>Are the frames truely interchangeable or do the bees prefer to put different types of comb/cells in different locations?
They tend to put the brood toward the front and the honey fills out toward the back, but you can move things where you think you want them. You do have to watch them connecting the sides. They won't fill them in solid (if your starter doesn't run all the way to the edge) but they will connect them here and there and they combs are more fragile so you have to cut the brace comb on the sides loose before doing to much. You just have to pay more attention to what you're doing.
>I think the only way for me to see what the bees do naturally is to build a top bar hive. Besides I have been interested in them since the mid 70's and love building neat bee stuff.
You can also put starter strips in frames and see what they build. If you really want to just see what they do naturally, build a box the size of a langstroth deep with one wall made of plexiglass. I use 2x2's to build a frame to hold the plexiglass on. Now take a scrap of plywood and cut it to fit over the frame or in the hole where the plexiglass is so you can shut the "shutters" on the window. Put a bunch of 2x2's or 1x2's on the top like a top bar hive, but don't put in any starter strips. That way they can build anywhere they want. You can watch through the window. You can set the box up on it's side to cut out comb honey. If you cut carefully you can get where you can take a 1x2 off the top to get access there. It's a fun experiment. It's a mess, but not as bad as you might think.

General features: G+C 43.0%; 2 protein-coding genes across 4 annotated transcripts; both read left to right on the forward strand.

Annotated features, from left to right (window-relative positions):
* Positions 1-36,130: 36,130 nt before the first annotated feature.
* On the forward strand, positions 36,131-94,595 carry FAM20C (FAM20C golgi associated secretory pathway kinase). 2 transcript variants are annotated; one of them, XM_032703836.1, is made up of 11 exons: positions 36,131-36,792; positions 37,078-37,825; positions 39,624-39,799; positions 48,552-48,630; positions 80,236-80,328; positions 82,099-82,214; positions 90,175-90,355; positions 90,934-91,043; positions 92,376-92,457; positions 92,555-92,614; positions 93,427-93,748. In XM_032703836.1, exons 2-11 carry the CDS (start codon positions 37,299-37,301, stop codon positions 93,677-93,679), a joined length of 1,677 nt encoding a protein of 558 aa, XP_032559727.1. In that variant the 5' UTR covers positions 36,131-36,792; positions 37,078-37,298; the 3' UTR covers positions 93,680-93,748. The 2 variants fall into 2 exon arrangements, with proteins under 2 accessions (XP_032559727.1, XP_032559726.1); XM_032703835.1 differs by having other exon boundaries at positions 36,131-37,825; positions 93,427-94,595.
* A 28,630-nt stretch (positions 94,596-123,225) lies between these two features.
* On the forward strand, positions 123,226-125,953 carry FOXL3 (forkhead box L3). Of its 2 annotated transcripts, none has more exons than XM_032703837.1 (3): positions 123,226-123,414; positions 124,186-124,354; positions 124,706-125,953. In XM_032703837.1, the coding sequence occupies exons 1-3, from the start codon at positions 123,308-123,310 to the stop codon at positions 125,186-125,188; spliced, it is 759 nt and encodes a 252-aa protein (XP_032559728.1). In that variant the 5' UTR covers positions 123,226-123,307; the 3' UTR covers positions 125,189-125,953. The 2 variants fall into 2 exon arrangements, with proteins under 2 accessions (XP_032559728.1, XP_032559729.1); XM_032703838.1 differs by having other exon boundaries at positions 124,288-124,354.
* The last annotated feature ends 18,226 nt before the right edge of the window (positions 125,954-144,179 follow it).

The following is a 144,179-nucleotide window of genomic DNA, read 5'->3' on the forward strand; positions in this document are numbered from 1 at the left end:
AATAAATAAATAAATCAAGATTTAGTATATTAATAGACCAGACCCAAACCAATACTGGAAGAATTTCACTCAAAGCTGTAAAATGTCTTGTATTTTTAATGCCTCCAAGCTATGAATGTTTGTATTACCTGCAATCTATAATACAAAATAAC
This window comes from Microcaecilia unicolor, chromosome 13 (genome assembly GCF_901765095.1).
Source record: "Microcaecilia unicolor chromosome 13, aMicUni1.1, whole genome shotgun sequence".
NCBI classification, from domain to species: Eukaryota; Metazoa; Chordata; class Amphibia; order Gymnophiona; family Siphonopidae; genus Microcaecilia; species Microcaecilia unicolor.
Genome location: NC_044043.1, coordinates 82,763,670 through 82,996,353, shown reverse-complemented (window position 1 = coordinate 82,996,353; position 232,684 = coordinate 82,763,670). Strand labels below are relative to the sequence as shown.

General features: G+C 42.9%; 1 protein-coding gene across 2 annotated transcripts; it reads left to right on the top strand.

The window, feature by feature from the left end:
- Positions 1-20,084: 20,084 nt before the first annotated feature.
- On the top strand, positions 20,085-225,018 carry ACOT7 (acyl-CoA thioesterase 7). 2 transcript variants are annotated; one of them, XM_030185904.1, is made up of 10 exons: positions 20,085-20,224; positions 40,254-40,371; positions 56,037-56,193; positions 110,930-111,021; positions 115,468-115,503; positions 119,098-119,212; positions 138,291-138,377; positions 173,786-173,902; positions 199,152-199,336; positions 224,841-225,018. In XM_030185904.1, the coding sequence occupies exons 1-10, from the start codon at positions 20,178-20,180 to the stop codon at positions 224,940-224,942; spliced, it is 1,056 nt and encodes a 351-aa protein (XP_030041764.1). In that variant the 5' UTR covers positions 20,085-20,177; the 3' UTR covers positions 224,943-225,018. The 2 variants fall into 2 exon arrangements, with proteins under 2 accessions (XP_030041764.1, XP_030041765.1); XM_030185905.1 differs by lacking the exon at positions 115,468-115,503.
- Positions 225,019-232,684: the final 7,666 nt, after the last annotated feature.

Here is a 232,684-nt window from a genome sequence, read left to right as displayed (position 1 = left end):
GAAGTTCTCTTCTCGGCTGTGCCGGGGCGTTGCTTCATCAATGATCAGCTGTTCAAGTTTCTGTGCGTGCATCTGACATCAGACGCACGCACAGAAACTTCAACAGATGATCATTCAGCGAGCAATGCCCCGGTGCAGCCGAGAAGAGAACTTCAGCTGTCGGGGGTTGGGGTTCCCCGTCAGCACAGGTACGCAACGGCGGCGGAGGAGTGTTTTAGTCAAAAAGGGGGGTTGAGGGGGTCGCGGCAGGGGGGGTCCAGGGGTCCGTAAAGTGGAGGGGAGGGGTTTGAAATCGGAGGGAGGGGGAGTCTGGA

>I am really interested in the overwintering aspects. Talking with others with some experience with top bar hives, they indicated the bees may have some problem relocating the winter cluster horizontally.
I haven't overwintered a horizontal hive yet. The top bar boxes I've built in the past I used as a super or I moved the bees to a regular hive. I'm not sure I'll have a hive built up enough to overwinter in a horizontal box this winter. I may have to move the bars/frames into a regular langstroth deep and stack them on top of a healthy hive with a double screen wire. Hopefully I'll have a good strong one next winter to see. I am worried a bit about how they will do. But wild bees seem to survive in worse situations all the time.
Hello Dragonfly and Michael
Thanks for the ideas and insight. I often run an observation hive and a hive with a plexiglass inner cover at my home. The modified super will be easy to build and a usefull addition. Must also build that TBH next year too. Now, I'm really going to have some fun. :> )
My small cell experience shows how important the comb is and cell size is only one aspect. You TBH guys are in a great position to contribute much to the understanding of its effects on bee behavior. Maybe I've been running on plastic foundation and lots of assumption much to the detriment of the bees.
As the bees put most of the brood toward the front of the hive, is most of the smaller cell comb found there with larger cell comb toward the rear? Or do the bees construct each comb similiar with a central area of smaller cells surrounded by drone and larger cells?